Emergency Crostata

December 20, 2009

There was a foot and a half of snow in the city, but up here on the mountain the storm went right around us, and people kept showing up all day. I just kept cooking.

I began by putting a ham in the oven, letting it cook very slowly while I made applesauce from the last of the Knobbed Russets – they do make the most wonderful sauce.  A luxuriously cheesy Gratin Dauphinoise was as much cream as potatoes; the secret is to slice the potatoes, cook them in cream on top of the stove, and then dump them into a casserole and bake it  the oven.  It’s the most forgiving dish I know. I pureed watercress, and took the leaves off Brussels Sprouts and quickly sauteed them in butter, adding a few toasted pinenuts at the end. 

It was all delicious, but the piece de resistence turned out to be the Cranberry Crostata.  It’s a recipe of Gina’s, but I’ve made it so often now that I’ve ended up making it my own. I generally double the crust recipe and put half in the freeze; you never know when you’ll need an emergency crostata.
Here’s my recipe:

11/2 sticks butter
1/2 cup sugar
1 egg
2/4 cup toasted almonds, ground
grated rind of one lemon
1 teaspoon vanilla
drop of almond extract
pinch of salt
2 cups flour

Beat the butter with the sugar in a stand mixer until light.  Add egg, then remaining ingredients.
Form into two disks, wrap in wax paper and chill for 30 minutes (or more).

1 package raw cranberries
juice of one orange
1/2 cup apricot preserves
1/2 cup sugar

Cook cranberries, juice, jam and sugar at high heat, stirring, for about 5 minutes.  Cool.

Roll out one disk of dough into a 12 inch circle. Don’t worry too much about this step; it will tear, and you can just press it into a 9″ springform pan, bringing the sides up about 1/2 an inch.  Put cranberry filling into crust.  Roll out remaining disk and cut into 8-12 strips, forming a lattice over the crust. Again, they will be soft, but don’t worry.  You can patch them together.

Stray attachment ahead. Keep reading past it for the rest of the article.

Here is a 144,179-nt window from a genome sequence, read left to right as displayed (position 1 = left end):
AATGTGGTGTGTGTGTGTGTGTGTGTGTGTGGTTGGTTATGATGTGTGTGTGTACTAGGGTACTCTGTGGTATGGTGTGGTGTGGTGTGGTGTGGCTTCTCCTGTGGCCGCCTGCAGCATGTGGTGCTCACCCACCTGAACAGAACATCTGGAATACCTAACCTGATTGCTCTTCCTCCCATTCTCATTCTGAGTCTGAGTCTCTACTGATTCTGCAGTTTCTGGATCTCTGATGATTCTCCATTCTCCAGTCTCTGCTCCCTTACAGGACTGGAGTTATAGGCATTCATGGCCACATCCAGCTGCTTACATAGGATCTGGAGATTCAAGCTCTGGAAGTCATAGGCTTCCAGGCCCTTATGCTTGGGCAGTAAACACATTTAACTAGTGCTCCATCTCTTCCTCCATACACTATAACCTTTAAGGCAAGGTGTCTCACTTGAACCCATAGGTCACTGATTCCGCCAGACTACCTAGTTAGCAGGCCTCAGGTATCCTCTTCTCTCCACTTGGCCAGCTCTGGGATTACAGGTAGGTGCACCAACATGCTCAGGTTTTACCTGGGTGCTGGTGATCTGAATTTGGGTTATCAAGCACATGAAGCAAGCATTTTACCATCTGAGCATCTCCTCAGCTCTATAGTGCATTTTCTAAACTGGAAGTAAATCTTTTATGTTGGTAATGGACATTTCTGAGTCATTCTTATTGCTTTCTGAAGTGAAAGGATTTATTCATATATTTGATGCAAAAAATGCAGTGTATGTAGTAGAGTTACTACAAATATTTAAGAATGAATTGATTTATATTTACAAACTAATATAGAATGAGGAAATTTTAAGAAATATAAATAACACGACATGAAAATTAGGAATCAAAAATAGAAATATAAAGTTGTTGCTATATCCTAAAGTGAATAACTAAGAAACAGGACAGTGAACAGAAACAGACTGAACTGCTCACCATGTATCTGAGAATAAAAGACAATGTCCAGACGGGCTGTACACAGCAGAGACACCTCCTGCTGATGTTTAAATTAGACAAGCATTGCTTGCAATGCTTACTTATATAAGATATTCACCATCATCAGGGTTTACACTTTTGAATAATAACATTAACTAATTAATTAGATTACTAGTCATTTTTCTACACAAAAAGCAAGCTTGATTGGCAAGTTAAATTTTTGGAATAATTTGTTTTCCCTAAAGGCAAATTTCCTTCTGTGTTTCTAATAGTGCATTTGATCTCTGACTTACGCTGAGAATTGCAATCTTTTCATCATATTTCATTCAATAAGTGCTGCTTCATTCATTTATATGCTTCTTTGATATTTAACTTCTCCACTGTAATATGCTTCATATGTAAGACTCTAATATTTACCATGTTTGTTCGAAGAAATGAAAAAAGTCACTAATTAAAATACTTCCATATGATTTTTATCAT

Bake in a preheated 375 degree oven for about 45 minutes, until golden. 

Cool on a rack, removing the sides of the springform pan.
(I like it even better on the second day. )

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What we ate last night…

December 12, 2009

  Raucous party: a dozen adults and 5 little kids who spent the entire evening chasing from one end of the house to the other. Loved the noise and the action. And the fact that it was a really easy dinner that tasted terrific.  Here’s what we ate.
   To Begin:
    Bacon-Cheddar Toasts – a glorious smoosh of chopped bacon, Montgomery, onions and horseradish, slathered onto thinly sliced white bread and baked in a hot oven until it’s melted into a crusty jumble.
    Chicken liver mousse
    Tomato-Red Pepper Dip with vegetables – an easy take on muhammara made with bottled sun-dried tomatoes, red peppers, toasted walnuts, olive oil, vinegar and pomegranate syrup.
     Guacamole (avocados were ripe and cheap at the store)

     Main Course:
     Pork loin, stuffed with cognac-soaked prunes and braised in white wines with onions. The meat stays moist, and the onion, wine and prunes turn into a sweetly seductive sauce.
     Pommes Dauphinoises – Jacques Pepin’s recipe is one of my go-to dishes.  First you boil sliced potatoes in milk and cream, then you bake the whole thing with cheese until it’s dissolved into a rich potato pudding.
      Sauteed Brussels sprouts. (The oven was full. And I love sprouts when they’re julienned and quickly cooked.  Although I have to admit that I overcooked them.)

     And Finally…..
     Raspberry crumble tart
     Blueberry pie.
     Vanilla ice cream

     We drank a lot of delicious wines.  My favorites were a 2005 Chateau Lagrange and an extraordinary 2006 Raven from Sine Qua Non.

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Ode to a microwave

December 11, 2009

   Leftovers are my life, which is one reason I have such a close relationship with my microwave oven. Last night I discovered one more justification for their existence: Nothing makes better basmati rice.
   I learned this long ago from Julie Sahni, and I should have known better than to doubt her. But despite all her assurances that the microwave not only cooks basmati rice perfectly, but actually makes each grain longer, I've continued to use the conventional method.  Last night, however, every burner on the stove was occupied. I decided to do it her way.
    It couldn't be easier: You wash 2 cups of basmati rice until the water runs clear.  Then you put it in a bowl (or some other microwave-friendly vessel), add 3 cups of water and cook at the highest power for 15 minutes.  Cover the bowl, cook it 5 minutes more, and let it stand for an additional 5 minutes.